6 Quotes from Judge Feldman’s Ruling on Marriage

Here are six excerpts from Judge Martin L. C. Feldman‘s landmark ruling against same-sex civil marriage in Robicheaux, et al. v. Caldwell.

“The Court first takes up the most hefty constitutional issue: Equal Protection. The Fourteenth Amendment to the Constitution commands that no state shall ‘deny to any person within its jurisdiction the equal protection of the laws.’ … ‘The Equal Protection Clause…essentially directs that all persons similarly situated be treated alike.’ [Stoneburner v. Sec’y of the Army] However, ‘if a law neither burdens a fundamental right nor targets a suspect class,’ the Supreme Court has held, ‘the legislative classification [will survive] so long as it bears a rational relation to some legitimate end.’ [Romer v. Evans] When conducting rational basis review, the Supreme Court has instructed that ‘we will not overturn such [government action] unless the varying treatment of different groups or persons is so unrelated to the achievement of any combination of legitimate purposes that we can only conclude that the [government’s] actions were irrational.’ [Kimel v. Florida Board of Regents] ‘In the ordinary case, a law will be sustained if it can be said to advance a legitimate government interest, even if the law seems unwise or works to the disadvantage of a particular group, or if the rationale seems tenuous.’ [Romer] If, however, heightened scrutiny, the most unforgiving, is warranted, then a law must be ‘necessary to the accomplishment’ of ‘a compelling governmental interest.’ [Palmore v. Sidoti]” [p. 6-7]

“No authority dictates, and plaintiffs do not contend, that same-sex marriage is anchored to history or tradition. The concept of same-sex marriage is ‘a new perspective, a new insight,’ nonexistent and even inconceivable until very recently. [United States v. Windsor] Many states have democratically chosen to recognize same-sex marriage. But until recent years, it had no place at all in this nation’s history and tradition. Public attitude might be becoming more diverse, but any right to same-sex marriage is not yet so entrenched as to be fundamental. [Malagon de Fuentes v. Gonzales] There is simply no fundamental right, historically or traditionally, to same-sex marriage.” [p. 21-22]

“Although plaintiffs would fashion a modern constitutional construct and place side by side this case to Lawrence v. Texas, 539 U.S. 558 (2003), in which the Supreme Court held that Texas’ antisodomy statute violated substantive due process, the Court in Lawrence specifically found that the Texas law furthered no legitimate state interest sufficient to justify its intrusion on the right to privacy. [Id. at 578.] This Court is persuaded that Louisiana has a legitimate interest…whether obsolete in the opinion of some, or not, in the opinion of others…in linking children to an intact family formed by their two biological parents, as specifically underscored by Justice Kennedy in Windsor.” [p. 23]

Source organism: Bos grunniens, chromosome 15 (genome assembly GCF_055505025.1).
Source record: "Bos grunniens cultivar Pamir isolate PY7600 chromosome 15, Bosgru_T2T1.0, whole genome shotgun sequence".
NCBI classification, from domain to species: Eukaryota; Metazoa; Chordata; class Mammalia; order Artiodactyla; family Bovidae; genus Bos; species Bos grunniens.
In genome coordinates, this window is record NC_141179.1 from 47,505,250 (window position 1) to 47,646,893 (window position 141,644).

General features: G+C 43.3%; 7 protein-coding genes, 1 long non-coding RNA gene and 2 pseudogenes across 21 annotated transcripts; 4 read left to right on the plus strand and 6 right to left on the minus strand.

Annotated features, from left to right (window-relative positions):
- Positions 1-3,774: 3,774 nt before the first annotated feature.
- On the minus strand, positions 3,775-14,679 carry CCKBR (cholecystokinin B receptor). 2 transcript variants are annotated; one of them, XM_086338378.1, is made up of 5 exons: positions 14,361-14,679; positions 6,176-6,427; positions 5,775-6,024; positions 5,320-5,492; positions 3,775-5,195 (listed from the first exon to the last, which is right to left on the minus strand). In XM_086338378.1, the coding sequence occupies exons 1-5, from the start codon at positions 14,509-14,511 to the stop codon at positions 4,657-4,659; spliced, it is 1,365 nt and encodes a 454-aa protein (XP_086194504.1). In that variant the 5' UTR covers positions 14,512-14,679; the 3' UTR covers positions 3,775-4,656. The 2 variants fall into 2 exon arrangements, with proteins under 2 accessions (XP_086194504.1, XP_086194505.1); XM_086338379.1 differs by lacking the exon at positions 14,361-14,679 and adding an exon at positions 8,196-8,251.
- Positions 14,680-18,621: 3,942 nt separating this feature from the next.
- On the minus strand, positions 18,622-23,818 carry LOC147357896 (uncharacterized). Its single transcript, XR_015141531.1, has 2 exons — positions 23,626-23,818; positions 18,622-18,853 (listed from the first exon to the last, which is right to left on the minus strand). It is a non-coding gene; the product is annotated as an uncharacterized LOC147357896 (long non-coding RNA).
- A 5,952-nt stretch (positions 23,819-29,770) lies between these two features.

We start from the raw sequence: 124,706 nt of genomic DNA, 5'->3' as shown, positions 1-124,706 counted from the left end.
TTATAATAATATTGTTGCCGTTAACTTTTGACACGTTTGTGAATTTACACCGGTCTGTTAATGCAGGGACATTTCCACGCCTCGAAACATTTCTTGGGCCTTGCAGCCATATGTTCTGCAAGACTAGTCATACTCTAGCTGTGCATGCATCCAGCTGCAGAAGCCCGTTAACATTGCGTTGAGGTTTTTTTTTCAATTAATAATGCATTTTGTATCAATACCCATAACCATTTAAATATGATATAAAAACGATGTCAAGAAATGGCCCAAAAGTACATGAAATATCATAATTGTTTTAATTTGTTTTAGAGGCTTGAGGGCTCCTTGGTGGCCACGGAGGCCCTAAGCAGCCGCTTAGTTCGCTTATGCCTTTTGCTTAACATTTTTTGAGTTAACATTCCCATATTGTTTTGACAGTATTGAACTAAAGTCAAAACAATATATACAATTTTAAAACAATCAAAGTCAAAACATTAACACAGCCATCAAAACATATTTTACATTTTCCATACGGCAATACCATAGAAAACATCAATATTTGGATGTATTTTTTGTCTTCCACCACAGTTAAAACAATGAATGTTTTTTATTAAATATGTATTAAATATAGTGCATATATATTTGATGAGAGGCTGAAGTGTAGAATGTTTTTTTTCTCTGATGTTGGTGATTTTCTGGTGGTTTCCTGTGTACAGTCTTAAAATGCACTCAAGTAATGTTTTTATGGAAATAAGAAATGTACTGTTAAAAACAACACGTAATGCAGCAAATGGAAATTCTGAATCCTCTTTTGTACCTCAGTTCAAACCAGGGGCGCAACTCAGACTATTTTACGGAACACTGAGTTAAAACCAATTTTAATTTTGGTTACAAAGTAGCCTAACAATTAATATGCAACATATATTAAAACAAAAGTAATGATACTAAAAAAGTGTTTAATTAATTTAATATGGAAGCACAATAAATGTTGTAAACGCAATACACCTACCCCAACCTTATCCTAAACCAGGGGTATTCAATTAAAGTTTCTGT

“This Court has arduously studied the volley of nationally orchestrated court rulings against states whose voters chose in free and open elections, whose legislatures, after a robust, even fractious debate and exchange of competing, vigorously differing views, listened to their citizens regarding the harshly divisive and passionate issue on same-sex marriage. The federal court decisions thus far exemplify a pageant of empathy; decisions impelled by a response of innate pathos. Courts that, in the words of Justice Scalia in a different context…appear to have assumed the mantle of a legislative body.” [p. 26]

“Perhaps in a new established point of view, marriage will be reduced to contract law, and, by contract, anyone will be able to claim marriage. Perhaps that is the next frontier, the next phase of some ‘evolving understanding of equality,’ where what is marriage will be explored. … But that is an incomplete answer to today’s social issue. When a federal court is obliged to confront a constitutional struggle over what is marriage, a singularly pivotal issue, the consequence of outcomes, intended or otherwise, seems an equally compelling part of the equation. It seems unjust to ignore. And so, inconvenient questions persist. For example, must the states permit or recognize a marriage between an aunt and niece? Aunt and nephew? Brother/brother? Father and child? May minors marry? Must marriage be limited to only two people? What about a transgender spouse? Is such a union same-gender or male-female? All such unions would undeniably be equally committed to love and caring for one another, just like the plaintiffs.” [p. 28]

“This case shares striking similarities with [Schuette v. Coalition to Defend Affirmative Action]. Just as in Schuette, this case involves ‘[d]eliberative debate on sensitive issues [that] all too often may shade into rancor.’ [Id.] And so just like the Supreme Court very recently held, this Court agrees ‘that does not justify removing certain court-determined issues from the voters’ reach. Democracy does not presume that some subjects are either too divisive or too profound for public debate.'” [footnote, on p. 30-31]


Matthew Olson is a student in the Diocese of Little Rock.

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Posted in Current, Politics

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